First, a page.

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Art
Wednesday, March 5, 2014
 翻譯
Making a statement
Artist apologizes for smashing vase at Ai Weiwei exhibit in Florida

After the art world reacted in shock to a South Florida-based artist's act of protest at the Perez Art Museum Miami (PAMM) in Miami, Maximo Caminero apologized to Chinese dissident artist Ai Weiwei for smashing one of his vases. The value of the vase, one of 16 on display at the "Ai Weiwei: According to What?" exhibit, was still being determined, though police placed a US$1 million (approximately NT$30 million) value on it in order to process the criminal charge. "I do not have the right to break his piece," Caminero, 51, said. "I'd like to apologize for all the inconvenience I caused Mr. Weiwei."

On Feb. 16, Caminero visited the museum and its politically charged showcase into Chinese culture and history. The show includes a collection of vases, dipped by the artist in paint, that Ai has represented as from the Han Dynasty. According to the police report, Caminero picked up one of the vases and broke it on the floor. He told the arresting officer that he smashed the artwork in protest on behalf of local artists who he felt were slighted in favor of international artists at the new US$131 million (approximately NT$4 billion) complex.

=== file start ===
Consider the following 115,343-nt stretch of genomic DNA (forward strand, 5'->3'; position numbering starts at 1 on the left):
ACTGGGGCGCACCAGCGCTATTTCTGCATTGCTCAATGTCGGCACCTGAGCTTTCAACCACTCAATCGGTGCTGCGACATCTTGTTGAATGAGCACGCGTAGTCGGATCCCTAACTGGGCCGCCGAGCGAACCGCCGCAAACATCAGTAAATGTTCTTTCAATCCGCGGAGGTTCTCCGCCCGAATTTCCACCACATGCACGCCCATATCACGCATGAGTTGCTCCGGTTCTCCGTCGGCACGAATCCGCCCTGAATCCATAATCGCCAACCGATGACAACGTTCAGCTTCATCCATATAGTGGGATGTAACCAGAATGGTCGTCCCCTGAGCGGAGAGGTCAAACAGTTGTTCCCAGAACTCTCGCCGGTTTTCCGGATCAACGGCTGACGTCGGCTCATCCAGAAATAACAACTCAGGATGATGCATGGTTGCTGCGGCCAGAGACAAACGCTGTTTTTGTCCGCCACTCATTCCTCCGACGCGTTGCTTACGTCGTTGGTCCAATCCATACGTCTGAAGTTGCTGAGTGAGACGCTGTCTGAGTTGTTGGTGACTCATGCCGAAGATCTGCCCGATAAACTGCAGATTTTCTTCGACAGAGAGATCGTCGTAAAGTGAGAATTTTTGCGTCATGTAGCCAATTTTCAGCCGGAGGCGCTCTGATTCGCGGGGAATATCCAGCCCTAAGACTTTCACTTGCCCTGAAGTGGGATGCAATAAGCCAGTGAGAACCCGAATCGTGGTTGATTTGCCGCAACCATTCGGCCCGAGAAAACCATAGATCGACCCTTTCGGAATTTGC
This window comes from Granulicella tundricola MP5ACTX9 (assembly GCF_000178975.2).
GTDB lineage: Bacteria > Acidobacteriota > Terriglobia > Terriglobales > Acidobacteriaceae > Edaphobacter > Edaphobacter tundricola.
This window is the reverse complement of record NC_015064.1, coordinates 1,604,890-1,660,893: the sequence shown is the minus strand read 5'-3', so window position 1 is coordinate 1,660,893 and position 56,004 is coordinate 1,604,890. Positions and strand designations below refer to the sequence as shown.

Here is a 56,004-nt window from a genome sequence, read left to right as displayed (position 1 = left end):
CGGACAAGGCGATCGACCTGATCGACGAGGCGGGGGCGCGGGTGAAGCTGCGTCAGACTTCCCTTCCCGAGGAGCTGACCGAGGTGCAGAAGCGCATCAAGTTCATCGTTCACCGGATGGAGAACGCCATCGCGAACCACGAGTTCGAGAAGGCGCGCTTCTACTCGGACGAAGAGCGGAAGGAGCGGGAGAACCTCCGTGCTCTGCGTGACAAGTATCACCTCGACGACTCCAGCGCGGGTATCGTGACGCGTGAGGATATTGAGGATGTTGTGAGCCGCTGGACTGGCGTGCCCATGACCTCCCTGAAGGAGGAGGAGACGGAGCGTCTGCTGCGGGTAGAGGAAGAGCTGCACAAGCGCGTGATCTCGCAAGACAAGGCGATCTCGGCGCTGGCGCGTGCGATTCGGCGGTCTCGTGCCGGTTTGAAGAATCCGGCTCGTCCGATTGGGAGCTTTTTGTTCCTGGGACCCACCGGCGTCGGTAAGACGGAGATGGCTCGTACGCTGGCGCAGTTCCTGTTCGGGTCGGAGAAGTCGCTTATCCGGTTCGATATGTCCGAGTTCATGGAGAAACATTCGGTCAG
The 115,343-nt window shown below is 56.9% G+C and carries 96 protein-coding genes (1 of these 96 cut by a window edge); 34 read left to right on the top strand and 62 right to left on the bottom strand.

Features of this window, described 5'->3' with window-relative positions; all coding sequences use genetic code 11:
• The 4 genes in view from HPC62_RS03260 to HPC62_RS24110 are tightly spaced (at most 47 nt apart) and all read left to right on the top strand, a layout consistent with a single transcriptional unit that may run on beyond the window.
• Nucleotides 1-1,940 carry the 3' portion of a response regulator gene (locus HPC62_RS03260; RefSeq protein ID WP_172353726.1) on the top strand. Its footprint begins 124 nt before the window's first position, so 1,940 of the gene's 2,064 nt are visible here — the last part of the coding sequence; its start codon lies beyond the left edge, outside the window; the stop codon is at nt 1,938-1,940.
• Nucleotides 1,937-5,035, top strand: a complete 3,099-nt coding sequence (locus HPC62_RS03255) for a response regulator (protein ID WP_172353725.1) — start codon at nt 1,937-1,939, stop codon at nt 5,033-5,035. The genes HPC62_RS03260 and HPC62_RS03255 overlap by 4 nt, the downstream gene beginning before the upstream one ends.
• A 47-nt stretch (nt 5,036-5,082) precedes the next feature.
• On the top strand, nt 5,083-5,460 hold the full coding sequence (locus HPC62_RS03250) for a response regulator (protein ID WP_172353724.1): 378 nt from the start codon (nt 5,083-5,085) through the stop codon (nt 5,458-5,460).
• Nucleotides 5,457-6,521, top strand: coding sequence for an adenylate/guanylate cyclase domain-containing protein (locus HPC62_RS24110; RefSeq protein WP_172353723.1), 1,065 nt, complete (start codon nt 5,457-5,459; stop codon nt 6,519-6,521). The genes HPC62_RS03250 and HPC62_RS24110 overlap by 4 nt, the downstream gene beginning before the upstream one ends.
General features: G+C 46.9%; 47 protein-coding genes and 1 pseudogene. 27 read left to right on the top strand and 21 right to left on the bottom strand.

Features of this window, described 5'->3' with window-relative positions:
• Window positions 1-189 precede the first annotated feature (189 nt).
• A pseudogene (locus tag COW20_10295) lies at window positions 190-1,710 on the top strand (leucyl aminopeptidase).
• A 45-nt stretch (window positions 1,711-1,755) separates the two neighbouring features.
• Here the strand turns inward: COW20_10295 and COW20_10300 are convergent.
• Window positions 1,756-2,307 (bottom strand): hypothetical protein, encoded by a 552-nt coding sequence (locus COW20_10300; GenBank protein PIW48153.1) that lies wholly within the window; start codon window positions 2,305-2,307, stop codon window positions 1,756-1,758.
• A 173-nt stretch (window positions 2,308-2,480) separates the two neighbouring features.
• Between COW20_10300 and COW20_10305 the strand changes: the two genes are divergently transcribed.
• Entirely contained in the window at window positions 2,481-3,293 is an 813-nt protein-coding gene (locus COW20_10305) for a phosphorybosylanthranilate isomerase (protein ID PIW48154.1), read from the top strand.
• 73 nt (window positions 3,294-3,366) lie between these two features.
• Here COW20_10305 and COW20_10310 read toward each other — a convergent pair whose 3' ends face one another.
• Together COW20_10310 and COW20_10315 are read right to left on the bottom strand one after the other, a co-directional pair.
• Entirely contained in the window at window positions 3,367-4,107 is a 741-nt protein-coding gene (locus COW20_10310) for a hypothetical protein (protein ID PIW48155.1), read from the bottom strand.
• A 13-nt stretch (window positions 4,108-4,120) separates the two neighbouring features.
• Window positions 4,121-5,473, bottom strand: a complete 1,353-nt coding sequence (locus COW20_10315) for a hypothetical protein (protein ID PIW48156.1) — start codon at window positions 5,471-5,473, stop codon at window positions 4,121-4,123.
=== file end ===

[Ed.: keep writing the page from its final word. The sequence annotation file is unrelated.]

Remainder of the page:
Caminero, a Dominican Republic-born artist who has been exhibited at numerous galleries around the world, maintains he was acting in support of artists like Ai who are stifled. The Beijing-born Ai Weiwei, 56, a sculptor, designer and documentarian, is not permitted to leave China following a 2011 arrest for his political activism. Ai condemned the Chinese government for actions he saw as corrupt following a 2008 earthquake in Sichuan.

Dennis Scholl, a member of the museum's board of trustees, said his impression was that local artists were "appalled" by the incident. Since the incident, PAMM has reiterated the involvement of local artists. At the time of the incident, the museum was showing "AMERICANA," an exhibit featuring four local artists. And this month, the museum will open "Imagined Landscapes," a new show by Miami-based Haitian artist Edouard Duval-Carrie. "It's just ludicrous to suggest that we don't respect or show Miami artists," said Leann Standish, PAMM's deputy director for external affairs.

But Danilo Gonzalez, an artist and owner of the Art Place, a gallery and cafe in Miami, defended Caminero. "His intention wasn't an act of vandalism," said Gonzalez. "I've known him for years. He's really concerned about what is happening in Miami with the artists, and no one is paying attention to them. We are being replaced by commercial development and nobody is doing anything about it."

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